The grounds—45 acres in extent—lie on the lower slope of wooded hills almost surrounding a valley which fronts the Bay of San Francisco. From the summit of these hills may be seen Mt. Diablo, Mt. Tamalpais and the chain of Crystal Springs Lakes. A picturesque brook, edged by live-oaks, divides the buildings of the school into two groups. On the north are two dormitories, the dining room and the new Physical and Chemical Laboratory; on the south are the Senior House, gymnasium, swimming tank, Head Master's house, the manual training shop, power house and steam laundry.


The laboratory, Senior House and swimming tank, all lately built, have an outside finish of plaster and red Mission tile roofs. The swimming tank has a pool 75 by 32 feet, lined with white, glazed tiling and surrounded by a red tile walk. The water is 8 feet deep at one end and 3 feet deep at the other. It circulates through a heater, being kept at a temperature of about 68 degrees, and also passes through a filter which, it is claimed, keeps it freer from germs than when fresh drawn from the water main. The gymnasium, with which the swimming tank is connected, is supplied with shower baths, dressing rooms and lockers.

The recreations include football, baseball, tennis, basketball, swimming and dramatics; and to boys who are fond of tramping and picnics, the hills, lakes and even the ocean furnish inviting objective points.

Two housemothers give their entire time to the well-being and happiness of the boys, while the matrons and the wives of the teachers are all interested in creating a pleasant school atmosphere.

As a means of securing the best physical development, habits of neatness and prompt obedience, and to add to the esprit de corps of the school, either the ordinary military drill or the regular setting up exercises of the army are required three times a week.

The course of study covers 9 years. Pupils satisfactorily covering the 45 units necessary for graduation, are admitted upon the recommendation of the Head Master to all Colleges that admit on certificate.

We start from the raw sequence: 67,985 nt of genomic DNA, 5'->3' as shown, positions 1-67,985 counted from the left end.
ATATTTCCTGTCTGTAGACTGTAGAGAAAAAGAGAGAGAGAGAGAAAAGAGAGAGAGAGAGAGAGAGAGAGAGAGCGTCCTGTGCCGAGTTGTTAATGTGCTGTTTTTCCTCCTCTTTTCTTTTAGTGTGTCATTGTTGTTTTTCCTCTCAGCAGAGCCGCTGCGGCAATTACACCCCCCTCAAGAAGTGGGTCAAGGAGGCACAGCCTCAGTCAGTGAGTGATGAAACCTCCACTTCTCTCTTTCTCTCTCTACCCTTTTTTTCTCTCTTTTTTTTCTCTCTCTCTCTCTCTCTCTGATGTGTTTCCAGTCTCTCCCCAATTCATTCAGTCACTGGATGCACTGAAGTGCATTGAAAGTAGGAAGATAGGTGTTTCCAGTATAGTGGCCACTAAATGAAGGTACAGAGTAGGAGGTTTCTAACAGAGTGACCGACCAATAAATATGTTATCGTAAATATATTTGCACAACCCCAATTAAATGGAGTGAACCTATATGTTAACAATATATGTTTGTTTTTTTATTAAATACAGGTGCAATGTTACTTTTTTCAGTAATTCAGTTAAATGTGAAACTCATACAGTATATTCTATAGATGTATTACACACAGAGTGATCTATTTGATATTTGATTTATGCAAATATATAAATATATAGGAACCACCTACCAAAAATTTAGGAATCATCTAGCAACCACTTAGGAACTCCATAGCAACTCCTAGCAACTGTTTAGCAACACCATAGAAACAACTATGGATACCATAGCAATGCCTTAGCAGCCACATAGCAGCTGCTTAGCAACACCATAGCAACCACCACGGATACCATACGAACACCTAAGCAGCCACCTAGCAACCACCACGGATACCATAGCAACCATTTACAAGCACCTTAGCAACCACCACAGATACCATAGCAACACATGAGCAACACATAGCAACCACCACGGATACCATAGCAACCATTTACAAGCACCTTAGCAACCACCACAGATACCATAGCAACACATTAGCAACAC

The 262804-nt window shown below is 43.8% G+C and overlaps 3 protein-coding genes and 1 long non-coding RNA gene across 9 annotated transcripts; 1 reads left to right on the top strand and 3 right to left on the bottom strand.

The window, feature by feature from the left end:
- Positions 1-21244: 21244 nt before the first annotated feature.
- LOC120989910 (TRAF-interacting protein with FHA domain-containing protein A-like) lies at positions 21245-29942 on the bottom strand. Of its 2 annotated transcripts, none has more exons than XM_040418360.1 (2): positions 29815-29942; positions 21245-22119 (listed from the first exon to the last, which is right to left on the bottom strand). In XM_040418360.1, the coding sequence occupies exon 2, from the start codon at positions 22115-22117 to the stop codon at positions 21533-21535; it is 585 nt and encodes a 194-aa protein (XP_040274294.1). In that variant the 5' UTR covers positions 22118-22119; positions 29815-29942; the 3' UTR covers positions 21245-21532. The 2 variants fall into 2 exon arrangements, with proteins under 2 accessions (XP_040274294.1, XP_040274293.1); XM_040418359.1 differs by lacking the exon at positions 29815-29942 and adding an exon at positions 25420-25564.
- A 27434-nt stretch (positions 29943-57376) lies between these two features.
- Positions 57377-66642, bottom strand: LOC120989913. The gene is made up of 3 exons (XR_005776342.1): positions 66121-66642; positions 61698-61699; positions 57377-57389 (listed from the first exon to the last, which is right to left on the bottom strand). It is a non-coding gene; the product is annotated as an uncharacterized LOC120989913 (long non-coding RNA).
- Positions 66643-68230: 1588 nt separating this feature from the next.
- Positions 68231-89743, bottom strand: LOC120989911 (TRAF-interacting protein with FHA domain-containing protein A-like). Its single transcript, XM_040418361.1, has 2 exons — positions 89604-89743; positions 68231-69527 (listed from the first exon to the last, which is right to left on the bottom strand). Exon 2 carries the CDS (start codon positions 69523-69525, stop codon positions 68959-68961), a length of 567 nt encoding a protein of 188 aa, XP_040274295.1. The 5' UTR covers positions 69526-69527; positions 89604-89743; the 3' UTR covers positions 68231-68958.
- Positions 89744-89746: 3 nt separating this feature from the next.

The system upon which, so far as practicable, the discipline of the school is founded may be inferred from the school motto, "On Honor" and the motto, "Ring True," which is cast into the school bell. The faithful, straightforward boy is sensible of little restraint, but it is intended to make the restraint seriously felt by boys who are not readily reached by appeals to their sense of duty and honor.

The school is non-sectarian but it is intended that it shall be a Christian school and that its daily influence as well as its Sunday services shall further the development of Christian character.

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On 63 Griffith Avenue, San Mateo is the San Mateo Collegiate School for young ladies, conducted under the able principalship of Mrs. Dora H. Shinn.

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Notre Dame Convent at Redwood City, Sacred Heart Academy, St. Joseph's Parochial School and St. Patrick's Seminary at Menlo Park comprise the Catholic institutions of the county. The first three give the usual courses, while the last named, with its magnificent equipment and location in the center of a beautiful natural park, is intended solely for the education of boys and young men desiring to devote their lives to the priesthood. The seminary was dedicated in 1898 by Archbishop Riordan. The buildings comprise an administration building, a junior and senior college, a central chapel, a detached service building, a distinct refectory, in grandeur of conception, the peer of any in the country—all in Romanesque style of architecture.